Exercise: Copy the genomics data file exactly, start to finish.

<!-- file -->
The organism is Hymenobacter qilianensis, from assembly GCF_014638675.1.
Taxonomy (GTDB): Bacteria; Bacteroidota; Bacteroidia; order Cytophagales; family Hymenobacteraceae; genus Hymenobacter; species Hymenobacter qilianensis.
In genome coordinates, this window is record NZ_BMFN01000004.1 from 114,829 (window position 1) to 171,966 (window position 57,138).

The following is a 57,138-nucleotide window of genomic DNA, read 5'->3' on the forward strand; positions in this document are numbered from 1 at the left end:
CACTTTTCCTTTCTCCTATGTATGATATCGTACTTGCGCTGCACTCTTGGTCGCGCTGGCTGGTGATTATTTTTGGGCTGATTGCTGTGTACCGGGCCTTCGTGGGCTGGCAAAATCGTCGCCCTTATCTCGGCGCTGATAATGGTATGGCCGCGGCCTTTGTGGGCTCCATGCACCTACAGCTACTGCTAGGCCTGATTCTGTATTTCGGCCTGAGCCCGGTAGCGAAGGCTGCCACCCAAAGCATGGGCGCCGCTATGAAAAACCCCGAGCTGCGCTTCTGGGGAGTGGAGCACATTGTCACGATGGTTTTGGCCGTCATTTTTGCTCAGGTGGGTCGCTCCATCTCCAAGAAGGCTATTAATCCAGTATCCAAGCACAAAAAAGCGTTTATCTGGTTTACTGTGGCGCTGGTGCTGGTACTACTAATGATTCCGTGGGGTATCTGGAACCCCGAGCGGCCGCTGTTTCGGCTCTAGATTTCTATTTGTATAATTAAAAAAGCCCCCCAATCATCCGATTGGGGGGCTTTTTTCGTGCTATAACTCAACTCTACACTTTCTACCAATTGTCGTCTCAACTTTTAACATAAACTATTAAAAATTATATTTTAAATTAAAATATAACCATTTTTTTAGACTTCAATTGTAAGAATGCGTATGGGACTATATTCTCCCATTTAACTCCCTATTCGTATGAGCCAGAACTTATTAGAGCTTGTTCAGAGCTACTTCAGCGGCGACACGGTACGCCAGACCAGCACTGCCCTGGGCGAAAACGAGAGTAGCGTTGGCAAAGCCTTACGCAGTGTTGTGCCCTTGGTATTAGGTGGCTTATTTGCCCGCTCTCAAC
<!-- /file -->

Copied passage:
The organism is Hymenobacter qilianensis, from assembly GCF_014638675.1.
Taxonomy (GTDB): Bacteria; Bacteroidota; Bacteroidia; order Cytophagales; family Hymenobacteraceae; genus Hymenobacter; species Hymenobacter qilianensis.
In genome coordinates, this window is record NZ_BMFN01000004.1 from 114,829 (window position 1) to 171,966 (window position 57,138).

The following is a 57,138-nucleotide window of genomic DNA, read 5'->3' on the forward strand; positions in this document are numbered from 1 at the left end:
CACTTTTCCTTTCTCCTATGTATGATATCGTACTTGCGCTGCACTCTTGGTCGCGCTGGCTGGTGATTATTTTTGGGCTGATTGCTGTGTACCGGGCCTTCGTGGGCTGGCAAAATCGTCGCCCTTATCTCGGCGCTGATAATGGTATGGCCGCGGCCTTTGTGGGCTCCATGCACCTACAGCTACTGCTAGGCCTGATTCTGTATTTCGGCCTGAGCCCGGTAGCGAAGGCTGCCACCCAAAGCATGGGCGCCGCTATGAAAAACCCCGAGCTGCGCTTCTGGGGAGTGGAGCACATTGTCACGATGGTTTTGGCCGTCATTTTTGCTCAGGTGGGTCGCTCCATCTCCAAGAAGGCTATTAATCCAGTATCCAAGCACAAAAAAGCGTTTATCTGGTTTACTGTGGCGCTGGTGCTGGTACTACTAATGATTCCGTGGGGTATCTGGAACCCCGAGCGGCCGCTGTTTCGGCTCTAGATTTCTATTTGTATAATTAAAAAAGCCCCCCAATCATCCGATTGGGGGGCTTTTTTCGTGCTATAACTCAACTCTACACTTTCTACCAATTGTCGTCTCAACTTTTAACATAAACTATTAAAAATTATATTTTAAATTAAAATATAACCATTTTTTTAGACTTCAATTGTAAGAATGCGTATGGGACTATATTCTCCCATTTAACTCCCTATTCGTATGAGCCAGAACTTATTAGAGCTTGTTCAGAGCTACTTCAGCGGCGACACGGTACGCCAGACCAGCACTGCCCTGGGCGAAAACGAGAGTAGCGTTGGCAAAGCCTTACGCAGTGTTGTGCCCTTGGTATTAGGTGGCTTATTTGCCCGCTCTCAAC